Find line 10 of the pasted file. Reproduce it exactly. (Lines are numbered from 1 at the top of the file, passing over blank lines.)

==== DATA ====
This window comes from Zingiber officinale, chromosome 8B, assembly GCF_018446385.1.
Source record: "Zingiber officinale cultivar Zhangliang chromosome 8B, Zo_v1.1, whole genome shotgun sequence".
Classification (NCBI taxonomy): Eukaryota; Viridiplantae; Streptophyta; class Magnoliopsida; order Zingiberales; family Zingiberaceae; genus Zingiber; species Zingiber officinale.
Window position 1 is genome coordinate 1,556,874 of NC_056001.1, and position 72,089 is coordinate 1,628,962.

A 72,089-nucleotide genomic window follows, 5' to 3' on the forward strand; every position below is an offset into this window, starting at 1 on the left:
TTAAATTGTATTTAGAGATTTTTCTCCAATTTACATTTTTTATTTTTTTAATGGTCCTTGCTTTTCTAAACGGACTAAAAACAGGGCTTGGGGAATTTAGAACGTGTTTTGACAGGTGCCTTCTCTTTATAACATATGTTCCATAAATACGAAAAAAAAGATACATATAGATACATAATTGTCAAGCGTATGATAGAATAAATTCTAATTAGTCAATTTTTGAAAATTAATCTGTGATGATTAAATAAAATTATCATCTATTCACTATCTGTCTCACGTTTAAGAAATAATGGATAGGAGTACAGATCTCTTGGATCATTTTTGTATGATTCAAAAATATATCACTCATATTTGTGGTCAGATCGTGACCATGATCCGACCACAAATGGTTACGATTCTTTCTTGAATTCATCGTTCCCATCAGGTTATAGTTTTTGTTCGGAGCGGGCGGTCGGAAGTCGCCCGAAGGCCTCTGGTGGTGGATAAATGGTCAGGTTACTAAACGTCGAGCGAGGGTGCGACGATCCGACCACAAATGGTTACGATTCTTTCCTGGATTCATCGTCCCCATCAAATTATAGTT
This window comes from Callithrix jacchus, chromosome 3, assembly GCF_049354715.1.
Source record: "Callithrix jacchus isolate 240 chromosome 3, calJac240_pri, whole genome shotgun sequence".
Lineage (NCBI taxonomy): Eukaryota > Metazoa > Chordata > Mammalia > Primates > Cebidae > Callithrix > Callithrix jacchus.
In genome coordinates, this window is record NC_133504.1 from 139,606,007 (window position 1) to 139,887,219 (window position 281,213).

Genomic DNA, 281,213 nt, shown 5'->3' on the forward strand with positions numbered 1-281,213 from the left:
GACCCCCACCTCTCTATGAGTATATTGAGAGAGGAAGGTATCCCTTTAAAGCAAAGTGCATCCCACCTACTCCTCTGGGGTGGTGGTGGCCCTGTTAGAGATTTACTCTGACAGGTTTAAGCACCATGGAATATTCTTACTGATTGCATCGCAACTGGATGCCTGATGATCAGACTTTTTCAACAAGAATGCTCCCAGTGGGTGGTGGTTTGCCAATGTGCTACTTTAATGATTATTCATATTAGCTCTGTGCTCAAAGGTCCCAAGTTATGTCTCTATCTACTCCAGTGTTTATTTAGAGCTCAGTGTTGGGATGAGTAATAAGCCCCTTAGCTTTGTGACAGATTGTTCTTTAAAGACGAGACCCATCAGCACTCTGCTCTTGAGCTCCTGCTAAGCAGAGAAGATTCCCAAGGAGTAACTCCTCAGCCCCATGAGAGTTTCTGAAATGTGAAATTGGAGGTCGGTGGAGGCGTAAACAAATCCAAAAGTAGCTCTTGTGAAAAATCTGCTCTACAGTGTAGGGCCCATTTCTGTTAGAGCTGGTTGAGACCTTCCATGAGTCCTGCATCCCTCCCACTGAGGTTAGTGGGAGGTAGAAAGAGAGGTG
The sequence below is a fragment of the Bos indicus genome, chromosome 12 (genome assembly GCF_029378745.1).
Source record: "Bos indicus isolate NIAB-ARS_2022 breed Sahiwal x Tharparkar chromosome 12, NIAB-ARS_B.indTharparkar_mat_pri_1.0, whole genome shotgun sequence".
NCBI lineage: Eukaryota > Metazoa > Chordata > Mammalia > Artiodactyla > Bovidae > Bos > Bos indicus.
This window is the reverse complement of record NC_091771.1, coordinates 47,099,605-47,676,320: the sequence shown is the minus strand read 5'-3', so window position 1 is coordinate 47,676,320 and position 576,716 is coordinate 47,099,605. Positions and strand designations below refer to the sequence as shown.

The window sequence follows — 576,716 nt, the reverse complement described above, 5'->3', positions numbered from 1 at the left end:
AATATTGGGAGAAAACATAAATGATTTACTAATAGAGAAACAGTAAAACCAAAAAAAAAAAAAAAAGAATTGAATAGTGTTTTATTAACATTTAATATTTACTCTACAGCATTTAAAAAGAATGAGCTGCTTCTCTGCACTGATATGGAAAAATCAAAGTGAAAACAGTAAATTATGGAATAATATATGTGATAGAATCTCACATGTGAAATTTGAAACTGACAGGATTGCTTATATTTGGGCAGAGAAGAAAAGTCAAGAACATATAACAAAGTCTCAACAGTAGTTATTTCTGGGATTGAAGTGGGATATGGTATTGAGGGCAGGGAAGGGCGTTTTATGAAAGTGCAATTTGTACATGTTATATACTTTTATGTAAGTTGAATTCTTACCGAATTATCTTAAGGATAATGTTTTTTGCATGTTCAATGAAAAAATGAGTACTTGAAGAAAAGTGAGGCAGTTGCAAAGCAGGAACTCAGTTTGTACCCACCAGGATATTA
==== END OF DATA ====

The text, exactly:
In genome coordinates, this window is record NC_133504.1 from 139,606,007 (window position 1) to 139,887,219 (window position 281,213).